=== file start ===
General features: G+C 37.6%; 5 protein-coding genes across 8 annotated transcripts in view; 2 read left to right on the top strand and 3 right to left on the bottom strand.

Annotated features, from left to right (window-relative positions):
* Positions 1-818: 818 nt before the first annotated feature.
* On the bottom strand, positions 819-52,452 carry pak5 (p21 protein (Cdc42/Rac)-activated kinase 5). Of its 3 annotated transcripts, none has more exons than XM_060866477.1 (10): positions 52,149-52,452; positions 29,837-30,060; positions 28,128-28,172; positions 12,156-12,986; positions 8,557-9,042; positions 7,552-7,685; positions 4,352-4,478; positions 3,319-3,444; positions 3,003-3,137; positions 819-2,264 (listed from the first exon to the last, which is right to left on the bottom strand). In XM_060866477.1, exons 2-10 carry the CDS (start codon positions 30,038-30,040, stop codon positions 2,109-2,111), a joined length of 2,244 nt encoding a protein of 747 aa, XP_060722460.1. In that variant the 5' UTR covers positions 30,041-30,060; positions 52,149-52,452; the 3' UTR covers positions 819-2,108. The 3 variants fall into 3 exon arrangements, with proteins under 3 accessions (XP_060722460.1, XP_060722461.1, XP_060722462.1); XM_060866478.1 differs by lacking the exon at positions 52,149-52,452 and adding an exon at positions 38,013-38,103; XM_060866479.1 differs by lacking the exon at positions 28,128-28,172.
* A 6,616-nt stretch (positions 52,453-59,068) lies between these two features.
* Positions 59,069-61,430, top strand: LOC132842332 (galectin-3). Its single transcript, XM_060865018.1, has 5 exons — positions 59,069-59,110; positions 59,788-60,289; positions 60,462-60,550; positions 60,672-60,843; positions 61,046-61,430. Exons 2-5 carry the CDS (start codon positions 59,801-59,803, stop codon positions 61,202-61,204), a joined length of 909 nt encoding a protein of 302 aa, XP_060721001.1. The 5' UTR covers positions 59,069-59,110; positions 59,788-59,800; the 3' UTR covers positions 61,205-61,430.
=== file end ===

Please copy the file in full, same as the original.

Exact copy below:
General features: G+C 37.6%; 5 protein-coding genes across 8 annotated transcripts in view; 2 read left to right on the top strand and 3 right to left on the bottom strand.

Annotated features, from left to right (window-relative positions):
* Positions 1-818: 818 nt before the first annotated feature.
* On the bottom strand, positions 819-52,452 carry pak5 (p21 protein (Cdc42/Rac)-activated kinase 5). Of its 3 annotated transcripts, none has more exons than XM_060866477.1 (10): positions 52,149-52,452; positions 29,837-30,060; positions 28,128-28,172; positions 12,156-12,986; positions 8,557-9,042; positions 7,552-7,685; positions 4,352-4,478; positions 3,319-3,444; positions 3,003-3,137; positions 819-2,264 (listed from the first exon to the last, which is right to left on the bottom strand). In XM_060866477.1, exons 2-10 carry the CDS (start codon positions 30,038-30,040, stop codon positions 2,109-2,111), a joined length of 2,244 nt encoding a protein of 747 aa, XP_060722460.1. In that variant the 5' UTR covers positions 30,041-30,060; positions 52,149-52,452; the 3' UTR covers positions 819-2,108. The 3 variants fall into 3 exon arrangements, with proteins under 3 accessions (XP_060722460.1, XP_060722461.1, XP_060722462.1); XM_060866478.1 differs by lacking the exon at positions 52,149-52,452 and adding an exon at positions 38,013-38,103; XM_060866479.1 differs by lacking the exon at positions 28,128-28,172.
* A 6,616-nt stretch (positions 52,453-59,068) lies between these two features.
* Positions 59,069-61,430, top strand: LOC132842332 (galectin-3). Its single transcript, XM_060865018.1, has 5 exons — positions 59,069-59,110; positions 59,788-60,289; positions 60,462-60,550; positions 60,672-60,843; positions 61,046-61,430. Exons 2-5 carry the CDS (start codon positions 59,801-59,803, stop codon positions 61,202-61,204), a joined length of 909 nt encoding a protein of 302 aa, XP_060721001.1. The 5' UTR covers positions 59,069-59,110; positions 59,788-59,800; the 3' UTR covers positions 61,205-61,430.